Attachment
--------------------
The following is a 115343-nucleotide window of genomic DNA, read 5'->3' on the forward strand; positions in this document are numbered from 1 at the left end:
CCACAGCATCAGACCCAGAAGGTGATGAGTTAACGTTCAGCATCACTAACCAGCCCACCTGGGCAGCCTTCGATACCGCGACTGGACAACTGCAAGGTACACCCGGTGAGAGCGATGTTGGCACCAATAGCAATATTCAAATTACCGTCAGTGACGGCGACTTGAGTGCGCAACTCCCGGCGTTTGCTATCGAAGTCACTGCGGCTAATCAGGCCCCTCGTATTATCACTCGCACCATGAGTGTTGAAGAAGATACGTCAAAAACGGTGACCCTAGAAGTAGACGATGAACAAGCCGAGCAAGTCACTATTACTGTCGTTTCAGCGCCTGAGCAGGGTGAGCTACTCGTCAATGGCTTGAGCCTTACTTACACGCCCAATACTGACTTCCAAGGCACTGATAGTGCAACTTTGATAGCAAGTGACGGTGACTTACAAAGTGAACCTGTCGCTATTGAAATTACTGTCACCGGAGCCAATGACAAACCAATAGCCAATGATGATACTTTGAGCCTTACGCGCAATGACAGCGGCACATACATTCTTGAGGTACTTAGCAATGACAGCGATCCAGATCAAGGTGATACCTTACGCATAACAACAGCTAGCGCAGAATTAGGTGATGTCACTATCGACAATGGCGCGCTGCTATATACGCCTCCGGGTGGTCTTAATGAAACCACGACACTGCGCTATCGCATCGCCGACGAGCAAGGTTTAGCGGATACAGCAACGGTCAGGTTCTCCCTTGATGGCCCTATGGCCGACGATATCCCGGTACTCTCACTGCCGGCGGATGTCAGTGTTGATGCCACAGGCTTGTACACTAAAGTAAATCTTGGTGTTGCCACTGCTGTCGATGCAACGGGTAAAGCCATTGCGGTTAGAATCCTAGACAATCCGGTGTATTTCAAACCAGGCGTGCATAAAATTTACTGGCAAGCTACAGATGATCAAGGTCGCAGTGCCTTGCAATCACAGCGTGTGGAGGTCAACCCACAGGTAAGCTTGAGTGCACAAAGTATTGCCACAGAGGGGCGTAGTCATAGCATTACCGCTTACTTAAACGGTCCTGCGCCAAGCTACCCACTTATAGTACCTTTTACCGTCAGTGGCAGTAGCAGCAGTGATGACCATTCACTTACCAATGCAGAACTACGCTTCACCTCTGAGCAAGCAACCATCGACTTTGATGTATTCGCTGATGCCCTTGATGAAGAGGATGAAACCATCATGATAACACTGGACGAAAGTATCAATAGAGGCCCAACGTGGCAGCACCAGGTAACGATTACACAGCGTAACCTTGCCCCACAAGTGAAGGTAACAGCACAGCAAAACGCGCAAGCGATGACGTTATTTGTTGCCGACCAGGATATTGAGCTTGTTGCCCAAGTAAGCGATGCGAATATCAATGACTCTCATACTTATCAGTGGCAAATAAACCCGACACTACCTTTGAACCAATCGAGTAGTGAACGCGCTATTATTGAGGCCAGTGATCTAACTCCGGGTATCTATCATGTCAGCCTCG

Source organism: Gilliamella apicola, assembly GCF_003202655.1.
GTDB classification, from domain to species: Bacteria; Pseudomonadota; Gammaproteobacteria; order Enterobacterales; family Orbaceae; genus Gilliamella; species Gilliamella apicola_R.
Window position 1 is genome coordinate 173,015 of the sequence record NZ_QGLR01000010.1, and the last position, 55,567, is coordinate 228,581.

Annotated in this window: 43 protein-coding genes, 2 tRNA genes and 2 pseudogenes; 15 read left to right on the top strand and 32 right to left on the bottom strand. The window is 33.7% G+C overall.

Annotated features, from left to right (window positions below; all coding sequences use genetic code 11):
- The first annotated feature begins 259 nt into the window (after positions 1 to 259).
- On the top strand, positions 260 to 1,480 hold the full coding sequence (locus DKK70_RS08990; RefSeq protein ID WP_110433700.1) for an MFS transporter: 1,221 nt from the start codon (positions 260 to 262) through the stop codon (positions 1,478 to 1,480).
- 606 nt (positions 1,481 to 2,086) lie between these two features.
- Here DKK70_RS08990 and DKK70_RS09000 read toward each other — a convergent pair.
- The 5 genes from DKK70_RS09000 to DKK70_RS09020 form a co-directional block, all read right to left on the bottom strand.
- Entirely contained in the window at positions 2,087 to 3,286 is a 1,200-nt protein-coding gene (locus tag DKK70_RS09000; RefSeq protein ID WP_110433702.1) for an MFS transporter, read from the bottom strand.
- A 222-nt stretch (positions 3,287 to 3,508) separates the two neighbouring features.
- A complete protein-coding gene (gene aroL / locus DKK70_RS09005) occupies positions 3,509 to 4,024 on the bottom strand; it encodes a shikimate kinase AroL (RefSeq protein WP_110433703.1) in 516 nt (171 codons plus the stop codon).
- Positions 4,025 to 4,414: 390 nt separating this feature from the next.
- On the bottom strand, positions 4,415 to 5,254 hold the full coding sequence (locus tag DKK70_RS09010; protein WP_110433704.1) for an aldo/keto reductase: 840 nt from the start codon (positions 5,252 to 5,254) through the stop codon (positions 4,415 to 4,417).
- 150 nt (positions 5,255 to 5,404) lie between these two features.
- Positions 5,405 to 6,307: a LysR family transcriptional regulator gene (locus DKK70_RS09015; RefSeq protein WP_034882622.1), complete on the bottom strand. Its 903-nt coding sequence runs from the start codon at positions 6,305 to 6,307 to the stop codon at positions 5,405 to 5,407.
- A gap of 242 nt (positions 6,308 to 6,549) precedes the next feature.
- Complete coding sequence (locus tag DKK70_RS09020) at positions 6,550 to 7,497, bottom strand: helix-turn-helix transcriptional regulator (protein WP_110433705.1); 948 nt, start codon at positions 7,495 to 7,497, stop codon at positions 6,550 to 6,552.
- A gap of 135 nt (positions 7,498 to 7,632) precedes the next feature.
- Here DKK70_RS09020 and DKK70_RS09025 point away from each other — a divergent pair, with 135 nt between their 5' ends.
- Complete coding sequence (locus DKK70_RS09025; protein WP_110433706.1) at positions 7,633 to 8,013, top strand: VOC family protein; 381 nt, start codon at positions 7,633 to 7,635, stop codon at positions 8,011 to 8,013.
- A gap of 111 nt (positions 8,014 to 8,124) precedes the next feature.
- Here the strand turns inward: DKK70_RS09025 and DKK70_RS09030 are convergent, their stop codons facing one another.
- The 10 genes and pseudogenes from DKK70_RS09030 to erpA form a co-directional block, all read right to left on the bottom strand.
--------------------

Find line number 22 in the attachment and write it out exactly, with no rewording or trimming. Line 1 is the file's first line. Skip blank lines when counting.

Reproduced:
- A gap of 135 nt (positions 7,498 to 7,632) precedes the next feature.